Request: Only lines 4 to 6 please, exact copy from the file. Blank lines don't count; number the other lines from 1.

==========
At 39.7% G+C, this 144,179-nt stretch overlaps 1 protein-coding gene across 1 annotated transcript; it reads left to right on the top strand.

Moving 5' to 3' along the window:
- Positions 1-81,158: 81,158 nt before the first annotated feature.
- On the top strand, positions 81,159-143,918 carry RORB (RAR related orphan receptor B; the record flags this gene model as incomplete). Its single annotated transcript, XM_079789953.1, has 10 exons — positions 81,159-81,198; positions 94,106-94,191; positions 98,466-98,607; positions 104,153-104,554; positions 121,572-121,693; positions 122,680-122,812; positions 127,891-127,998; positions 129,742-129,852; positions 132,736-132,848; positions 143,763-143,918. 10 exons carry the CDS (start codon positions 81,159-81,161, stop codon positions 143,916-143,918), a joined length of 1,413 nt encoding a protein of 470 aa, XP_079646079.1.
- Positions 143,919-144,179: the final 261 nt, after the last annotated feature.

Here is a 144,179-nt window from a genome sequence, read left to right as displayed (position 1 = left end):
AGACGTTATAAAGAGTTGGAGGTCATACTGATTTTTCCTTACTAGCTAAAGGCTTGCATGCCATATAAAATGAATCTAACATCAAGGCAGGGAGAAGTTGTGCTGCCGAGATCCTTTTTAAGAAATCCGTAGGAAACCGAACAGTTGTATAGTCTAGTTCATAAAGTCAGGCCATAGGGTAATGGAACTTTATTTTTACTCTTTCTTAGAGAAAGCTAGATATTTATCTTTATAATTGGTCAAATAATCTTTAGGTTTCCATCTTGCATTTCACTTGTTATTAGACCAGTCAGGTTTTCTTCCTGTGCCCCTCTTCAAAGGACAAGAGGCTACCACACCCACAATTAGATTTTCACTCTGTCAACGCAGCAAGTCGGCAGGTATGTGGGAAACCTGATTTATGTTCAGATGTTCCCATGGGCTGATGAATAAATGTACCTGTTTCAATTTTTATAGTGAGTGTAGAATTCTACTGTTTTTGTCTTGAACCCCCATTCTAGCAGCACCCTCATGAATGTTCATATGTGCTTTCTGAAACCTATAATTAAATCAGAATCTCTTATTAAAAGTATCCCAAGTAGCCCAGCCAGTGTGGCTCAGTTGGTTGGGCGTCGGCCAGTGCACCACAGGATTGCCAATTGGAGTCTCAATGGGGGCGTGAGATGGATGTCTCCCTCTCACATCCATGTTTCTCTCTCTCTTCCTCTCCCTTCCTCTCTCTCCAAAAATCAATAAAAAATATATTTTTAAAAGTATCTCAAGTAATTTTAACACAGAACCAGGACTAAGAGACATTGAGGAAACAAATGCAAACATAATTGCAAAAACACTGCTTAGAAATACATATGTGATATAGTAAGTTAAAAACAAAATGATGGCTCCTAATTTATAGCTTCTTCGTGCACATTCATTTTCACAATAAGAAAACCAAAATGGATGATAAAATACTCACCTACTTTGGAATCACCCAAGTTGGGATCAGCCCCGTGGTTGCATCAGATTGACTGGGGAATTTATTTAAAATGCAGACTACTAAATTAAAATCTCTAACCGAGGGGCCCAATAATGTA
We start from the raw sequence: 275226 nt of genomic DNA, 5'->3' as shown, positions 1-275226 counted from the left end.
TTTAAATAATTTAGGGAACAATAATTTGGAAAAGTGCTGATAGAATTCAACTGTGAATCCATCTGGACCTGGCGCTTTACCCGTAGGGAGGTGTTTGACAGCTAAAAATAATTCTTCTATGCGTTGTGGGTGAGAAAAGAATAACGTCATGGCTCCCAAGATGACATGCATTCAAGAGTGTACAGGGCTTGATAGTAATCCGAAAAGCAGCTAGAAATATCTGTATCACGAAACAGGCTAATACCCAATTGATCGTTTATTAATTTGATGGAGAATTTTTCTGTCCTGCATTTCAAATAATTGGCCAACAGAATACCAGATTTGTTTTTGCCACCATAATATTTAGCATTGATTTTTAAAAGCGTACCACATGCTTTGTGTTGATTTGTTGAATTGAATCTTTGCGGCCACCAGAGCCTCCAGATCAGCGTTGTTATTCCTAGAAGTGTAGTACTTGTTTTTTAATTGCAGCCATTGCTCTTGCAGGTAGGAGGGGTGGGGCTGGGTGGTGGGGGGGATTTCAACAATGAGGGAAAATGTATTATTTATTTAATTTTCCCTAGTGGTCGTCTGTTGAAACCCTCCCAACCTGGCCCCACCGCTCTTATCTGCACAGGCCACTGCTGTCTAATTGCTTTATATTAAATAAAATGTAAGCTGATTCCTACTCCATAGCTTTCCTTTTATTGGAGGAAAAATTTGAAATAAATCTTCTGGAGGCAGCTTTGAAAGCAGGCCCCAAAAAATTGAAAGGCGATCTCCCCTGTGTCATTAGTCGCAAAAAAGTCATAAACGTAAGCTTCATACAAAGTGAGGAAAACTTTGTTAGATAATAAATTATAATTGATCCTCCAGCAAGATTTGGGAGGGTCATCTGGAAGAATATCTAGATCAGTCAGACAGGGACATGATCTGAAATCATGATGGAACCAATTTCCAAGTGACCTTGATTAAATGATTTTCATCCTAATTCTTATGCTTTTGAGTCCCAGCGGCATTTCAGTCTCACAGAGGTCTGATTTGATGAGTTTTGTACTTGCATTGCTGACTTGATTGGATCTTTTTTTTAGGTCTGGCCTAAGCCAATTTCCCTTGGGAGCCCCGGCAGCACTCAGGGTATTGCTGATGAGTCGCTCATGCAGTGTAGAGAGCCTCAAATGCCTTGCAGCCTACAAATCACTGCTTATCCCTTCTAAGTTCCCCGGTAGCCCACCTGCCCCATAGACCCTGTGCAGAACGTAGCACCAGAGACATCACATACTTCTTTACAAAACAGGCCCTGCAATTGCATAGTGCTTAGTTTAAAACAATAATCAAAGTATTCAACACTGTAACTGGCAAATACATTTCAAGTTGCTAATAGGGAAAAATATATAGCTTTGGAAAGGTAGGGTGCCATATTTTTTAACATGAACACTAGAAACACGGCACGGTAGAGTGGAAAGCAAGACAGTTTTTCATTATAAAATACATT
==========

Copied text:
- On the top strand, positions 81,159-143,918 carry RORB (RAR related orphan receptor B; the record flags this gene model as incomplete). Its single annotated transcript, XM_079789953.1, has 10 exons — positions 81,159-81,198; positions 94,106-94,191; positions 98,466-98,607; positions 104,153-104,554; positions 121,572-121,693; positions 122,680-122,812; positions 127,891-127,998; positions 129,742-129,852; positions 132,736-132,848; positions 143,763-143,918. 10 exons carry the CDS (start codon positions 81,159-81,161, stop codon positions 143,916-143,918), a joined length of 1,413 nt encoding a protein of 470 aa, XP_079646079.1.
- Positions 143,919-144,179: the final 261 nt, after the last annotated feature.

Here is a 144,179-nt window from a genome sequence, read left to right as displayed (position 1 = left end):